And it makes me wonder (again) if something like Dark Crystal could ever work on a national scale.

Seviyan kheer, or spiced rice noodle pudding

We made some vermicelli (rice noodles) for dinner the other day and came across a recipe for seviyan kheer on the packet. I’d never heard of it. Since we had leftover noodles and wanted something sweet, I gave it a try following this seviyan kheer recipe on vegrecipesofindia.com. Differences: I omitted the almonds and rose petals, used oat milk, and fried the leftover, chopped-up cooked noodles instead of broken raw noodles. It was really tasty! A lot like rice pudding, but better IMO.

Agorama #7: Raspberry Pis, SSH, Ansible, Dat, and Homebase

Raised wallpaper in Rebecca’s Flat at Raven Row, London

Saturday was an Agorama Server Co-op workshop day. A bunch of us spent the afternoon getting Homebase set up on various Raspberry Pis, a lot of trial and error! The main reference material we used was the README from Agorama’s ansible-raspberry-server repo, Agorama’s Dat Server Node Tutorial, and the brainpower of some of the more knowledgeable people present.

I learned a *lot* from the process and the people there, particularly Max, Ali, and Harry. I’m in the process of writing it all up in to a series of tutorials, will add it here.

Read tutorials

Falafel wraps

Falafel wrap with chili sauce, lettuce, cucumber, pickled onion, and hummus

We made falafel wraps for lunch today using this falafel recipe from BBC Good Food. It was a decent, simple recipe that I’d be happy to use again with a few caveats:

  • The title says “spicy” but there is no heat in it… might actually be good to add some cayenne next time
  • Use the softest canned chickpeas you can find; East End brand is the softest I’ve found in London (and super cheap)
  • Use all of the parsley, stems and all, and chop it super fine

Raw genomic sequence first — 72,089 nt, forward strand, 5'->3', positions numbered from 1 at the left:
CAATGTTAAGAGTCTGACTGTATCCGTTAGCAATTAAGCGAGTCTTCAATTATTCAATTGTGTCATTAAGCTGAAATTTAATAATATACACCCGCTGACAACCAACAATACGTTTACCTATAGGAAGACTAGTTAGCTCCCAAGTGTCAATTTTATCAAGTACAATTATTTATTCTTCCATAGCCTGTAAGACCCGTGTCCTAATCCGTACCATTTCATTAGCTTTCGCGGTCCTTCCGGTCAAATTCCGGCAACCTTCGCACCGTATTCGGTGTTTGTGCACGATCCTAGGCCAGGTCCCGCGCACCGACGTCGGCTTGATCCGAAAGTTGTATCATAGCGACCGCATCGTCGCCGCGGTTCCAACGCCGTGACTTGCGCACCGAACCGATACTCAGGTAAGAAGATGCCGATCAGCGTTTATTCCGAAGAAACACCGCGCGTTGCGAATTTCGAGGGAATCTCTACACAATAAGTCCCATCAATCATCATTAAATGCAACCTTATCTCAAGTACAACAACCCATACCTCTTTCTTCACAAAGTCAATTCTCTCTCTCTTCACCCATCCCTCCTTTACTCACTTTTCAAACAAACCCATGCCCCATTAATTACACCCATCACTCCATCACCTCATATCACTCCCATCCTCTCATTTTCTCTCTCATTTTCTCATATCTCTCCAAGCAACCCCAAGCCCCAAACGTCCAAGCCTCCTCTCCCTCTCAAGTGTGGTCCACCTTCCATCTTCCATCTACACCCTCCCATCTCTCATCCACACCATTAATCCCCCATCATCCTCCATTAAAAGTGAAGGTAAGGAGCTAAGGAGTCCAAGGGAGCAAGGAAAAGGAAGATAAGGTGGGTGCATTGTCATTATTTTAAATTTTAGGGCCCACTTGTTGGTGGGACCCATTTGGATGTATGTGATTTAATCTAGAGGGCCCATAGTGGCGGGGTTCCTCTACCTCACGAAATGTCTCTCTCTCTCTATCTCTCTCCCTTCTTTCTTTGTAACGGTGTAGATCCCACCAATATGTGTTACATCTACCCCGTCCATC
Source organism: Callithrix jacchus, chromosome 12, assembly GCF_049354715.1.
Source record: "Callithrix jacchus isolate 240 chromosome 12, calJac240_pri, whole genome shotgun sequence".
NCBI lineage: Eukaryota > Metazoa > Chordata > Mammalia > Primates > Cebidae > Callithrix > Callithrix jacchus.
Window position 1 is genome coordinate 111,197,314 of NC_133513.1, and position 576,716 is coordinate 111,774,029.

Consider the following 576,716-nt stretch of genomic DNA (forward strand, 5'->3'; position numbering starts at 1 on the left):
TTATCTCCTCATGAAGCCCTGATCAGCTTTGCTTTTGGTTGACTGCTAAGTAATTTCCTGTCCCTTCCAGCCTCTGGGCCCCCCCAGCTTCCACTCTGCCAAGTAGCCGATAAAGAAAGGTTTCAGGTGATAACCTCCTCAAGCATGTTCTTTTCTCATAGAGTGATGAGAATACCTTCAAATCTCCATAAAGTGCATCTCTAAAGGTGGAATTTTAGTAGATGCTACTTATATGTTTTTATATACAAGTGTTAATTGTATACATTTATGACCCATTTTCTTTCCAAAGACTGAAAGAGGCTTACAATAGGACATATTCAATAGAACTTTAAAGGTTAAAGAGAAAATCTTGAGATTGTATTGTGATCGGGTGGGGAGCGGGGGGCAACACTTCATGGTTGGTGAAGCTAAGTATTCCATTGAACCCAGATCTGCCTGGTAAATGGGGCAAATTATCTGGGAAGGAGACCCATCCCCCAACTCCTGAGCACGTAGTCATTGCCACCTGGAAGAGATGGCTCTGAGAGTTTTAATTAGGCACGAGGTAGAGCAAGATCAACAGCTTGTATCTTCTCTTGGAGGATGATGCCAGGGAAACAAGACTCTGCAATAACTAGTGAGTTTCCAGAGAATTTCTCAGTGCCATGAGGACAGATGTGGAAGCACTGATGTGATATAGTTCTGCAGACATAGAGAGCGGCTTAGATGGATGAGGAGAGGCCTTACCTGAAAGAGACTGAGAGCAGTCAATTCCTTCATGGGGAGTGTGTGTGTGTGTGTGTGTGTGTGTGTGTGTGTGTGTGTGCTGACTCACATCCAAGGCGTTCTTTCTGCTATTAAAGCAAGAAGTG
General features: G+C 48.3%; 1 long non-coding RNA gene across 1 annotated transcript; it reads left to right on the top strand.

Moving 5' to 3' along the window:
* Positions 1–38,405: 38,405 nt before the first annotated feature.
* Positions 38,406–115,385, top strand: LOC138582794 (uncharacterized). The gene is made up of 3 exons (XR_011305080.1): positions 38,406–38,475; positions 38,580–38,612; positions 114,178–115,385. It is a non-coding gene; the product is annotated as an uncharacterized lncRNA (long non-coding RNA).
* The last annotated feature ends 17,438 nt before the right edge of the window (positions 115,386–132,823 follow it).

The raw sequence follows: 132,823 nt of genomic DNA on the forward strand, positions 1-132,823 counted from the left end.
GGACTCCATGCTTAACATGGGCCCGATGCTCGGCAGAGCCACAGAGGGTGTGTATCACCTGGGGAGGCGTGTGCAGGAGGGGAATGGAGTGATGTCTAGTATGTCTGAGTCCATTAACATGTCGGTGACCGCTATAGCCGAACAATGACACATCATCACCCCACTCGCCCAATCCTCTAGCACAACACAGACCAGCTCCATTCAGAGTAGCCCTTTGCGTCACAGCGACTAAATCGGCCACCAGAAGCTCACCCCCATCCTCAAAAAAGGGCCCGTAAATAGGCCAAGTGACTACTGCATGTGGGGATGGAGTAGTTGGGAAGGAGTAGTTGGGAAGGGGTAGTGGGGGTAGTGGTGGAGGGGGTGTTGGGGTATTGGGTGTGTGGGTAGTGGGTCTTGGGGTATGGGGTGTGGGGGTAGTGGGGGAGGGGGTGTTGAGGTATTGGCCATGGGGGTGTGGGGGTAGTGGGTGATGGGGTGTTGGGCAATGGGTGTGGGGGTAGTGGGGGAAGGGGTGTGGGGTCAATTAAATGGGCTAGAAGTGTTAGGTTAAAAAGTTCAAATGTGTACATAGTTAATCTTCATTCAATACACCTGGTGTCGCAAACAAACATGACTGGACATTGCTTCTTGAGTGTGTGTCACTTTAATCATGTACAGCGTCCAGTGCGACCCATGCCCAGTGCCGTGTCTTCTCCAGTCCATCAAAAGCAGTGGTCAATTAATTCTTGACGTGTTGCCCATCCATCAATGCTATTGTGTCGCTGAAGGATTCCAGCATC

• Chop the onion very fine, and cook the onion and garlic in olive oil instead of veg oil
  • Add a good pinch of salt (it says “seasoning to taste” but it’s kind of easy to miss that)
  • Half a beaten egg is plenty, any more and it would be way too wet
  • Use two large-ish spoons to ease decently-sized dollops in to the pan since the mixture is too wet to shape in to patties

We had it with pickled red onions (red onions + red wine vinegar + sugar + salt), shredded lettuce, diced cucumber, yogurt, this hummus, and some leftover chili sauce from the best Turkish place in Leyton.

Maybe not quite up to the standard of the guys on Ridley Road Market, but pretty good! To get closer to theirs, we’d need a spicier chili sauce and more tangy pickles.

Cinnamon blondies

These blondies are sort of inspired by horchata. I wanted something that was dense and fudge-y, that could be cut small and still be a satisfying treat. A friend said they taste a lot like the gooey centre of a stroopwafel, which is pretty accurate. To get these closer to horchata it might be good to use a lighter sugar, and maybe use pepitas instead of pecans in the topping.


Cinnamon blondies

Preheat the oven to 175C (350F) and line a 20×20cm (8×8″) tray with parchment paper.

In a small pot, gently heat 250 g (1¼ c) light brown sugar, 113 g (½ c, 1 stick) butter, and a pinch of salt (if using unsalted butter) until the sugar is just dissolved. Let cool about 10 minutes.